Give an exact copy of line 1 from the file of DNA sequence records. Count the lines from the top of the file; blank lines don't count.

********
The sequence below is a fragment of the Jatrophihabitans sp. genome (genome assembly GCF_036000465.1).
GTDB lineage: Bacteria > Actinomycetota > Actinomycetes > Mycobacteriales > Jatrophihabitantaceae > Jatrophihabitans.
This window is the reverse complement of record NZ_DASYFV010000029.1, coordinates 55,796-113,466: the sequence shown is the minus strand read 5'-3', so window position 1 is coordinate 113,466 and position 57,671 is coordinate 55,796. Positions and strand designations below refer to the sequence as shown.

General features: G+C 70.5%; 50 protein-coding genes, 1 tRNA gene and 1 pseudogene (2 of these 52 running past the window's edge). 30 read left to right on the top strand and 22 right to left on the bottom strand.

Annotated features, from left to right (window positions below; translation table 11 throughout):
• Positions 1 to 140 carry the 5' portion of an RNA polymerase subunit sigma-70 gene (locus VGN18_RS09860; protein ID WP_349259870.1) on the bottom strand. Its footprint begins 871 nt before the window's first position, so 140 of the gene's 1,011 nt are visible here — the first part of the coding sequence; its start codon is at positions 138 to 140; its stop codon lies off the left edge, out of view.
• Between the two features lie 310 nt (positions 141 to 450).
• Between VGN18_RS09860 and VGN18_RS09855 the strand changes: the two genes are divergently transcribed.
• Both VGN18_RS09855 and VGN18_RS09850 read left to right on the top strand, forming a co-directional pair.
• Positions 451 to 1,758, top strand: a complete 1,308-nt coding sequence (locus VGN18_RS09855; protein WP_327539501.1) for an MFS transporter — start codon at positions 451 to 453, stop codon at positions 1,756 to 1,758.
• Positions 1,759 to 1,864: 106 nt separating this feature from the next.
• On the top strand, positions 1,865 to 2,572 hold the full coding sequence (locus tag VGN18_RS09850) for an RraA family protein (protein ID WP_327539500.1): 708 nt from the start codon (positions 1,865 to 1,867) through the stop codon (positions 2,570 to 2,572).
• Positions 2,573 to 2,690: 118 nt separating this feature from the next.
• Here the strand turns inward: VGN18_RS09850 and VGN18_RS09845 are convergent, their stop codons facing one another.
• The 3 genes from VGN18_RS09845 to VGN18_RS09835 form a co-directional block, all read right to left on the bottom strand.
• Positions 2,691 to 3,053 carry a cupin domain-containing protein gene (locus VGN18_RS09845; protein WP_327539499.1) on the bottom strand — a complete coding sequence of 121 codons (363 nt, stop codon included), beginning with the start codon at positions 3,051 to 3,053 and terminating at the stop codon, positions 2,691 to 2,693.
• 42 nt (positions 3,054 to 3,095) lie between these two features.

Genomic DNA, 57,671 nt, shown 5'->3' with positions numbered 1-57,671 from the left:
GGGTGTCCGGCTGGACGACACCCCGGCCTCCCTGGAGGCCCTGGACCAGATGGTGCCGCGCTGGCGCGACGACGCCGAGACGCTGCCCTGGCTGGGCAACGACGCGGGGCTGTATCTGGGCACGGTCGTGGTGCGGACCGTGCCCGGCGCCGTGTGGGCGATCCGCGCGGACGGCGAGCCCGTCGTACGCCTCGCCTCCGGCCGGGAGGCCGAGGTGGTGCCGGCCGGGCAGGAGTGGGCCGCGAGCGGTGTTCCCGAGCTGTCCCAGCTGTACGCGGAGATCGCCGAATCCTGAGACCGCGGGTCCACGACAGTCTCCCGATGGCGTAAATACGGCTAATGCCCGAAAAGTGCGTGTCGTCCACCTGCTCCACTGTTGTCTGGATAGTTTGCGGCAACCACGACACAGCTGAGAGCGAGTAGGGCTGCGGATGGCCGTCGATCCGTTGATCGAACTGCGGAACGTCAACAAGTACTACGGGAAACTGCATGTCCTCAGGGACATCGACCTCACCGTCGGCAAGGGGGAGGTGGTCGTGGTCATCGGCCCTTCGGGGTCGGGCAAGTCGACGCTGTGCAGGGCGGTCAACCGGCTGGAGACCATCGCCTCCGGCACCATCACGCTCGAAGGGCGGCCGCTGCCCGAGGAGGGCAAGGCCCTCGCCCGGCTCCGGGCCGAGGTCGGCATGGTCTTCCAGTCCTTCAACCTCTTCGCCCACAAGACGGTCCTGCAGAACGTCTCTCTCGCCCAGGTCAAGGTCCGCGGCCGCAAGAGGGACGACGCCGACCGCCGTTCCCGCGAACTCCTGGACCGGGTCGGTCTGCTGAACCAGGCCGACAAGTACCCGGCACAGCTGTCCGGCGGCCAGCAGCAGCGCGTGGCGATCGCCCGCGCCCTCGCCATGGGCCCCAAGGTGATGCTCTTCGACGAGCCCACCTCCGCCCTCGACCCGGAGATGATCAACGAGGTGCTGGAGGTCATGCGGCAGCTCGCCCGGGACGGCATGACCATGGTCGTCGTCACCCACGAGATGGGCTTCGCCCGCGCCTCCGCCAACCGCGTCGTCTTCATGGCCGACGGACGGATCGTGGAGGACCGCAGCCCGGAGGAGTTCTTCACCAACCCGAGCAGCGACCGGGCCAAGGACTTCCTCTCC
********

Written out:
The sequence below is a fragment of the Jatrophihabitans sp. genome (genome assembly GCF_036000465.1).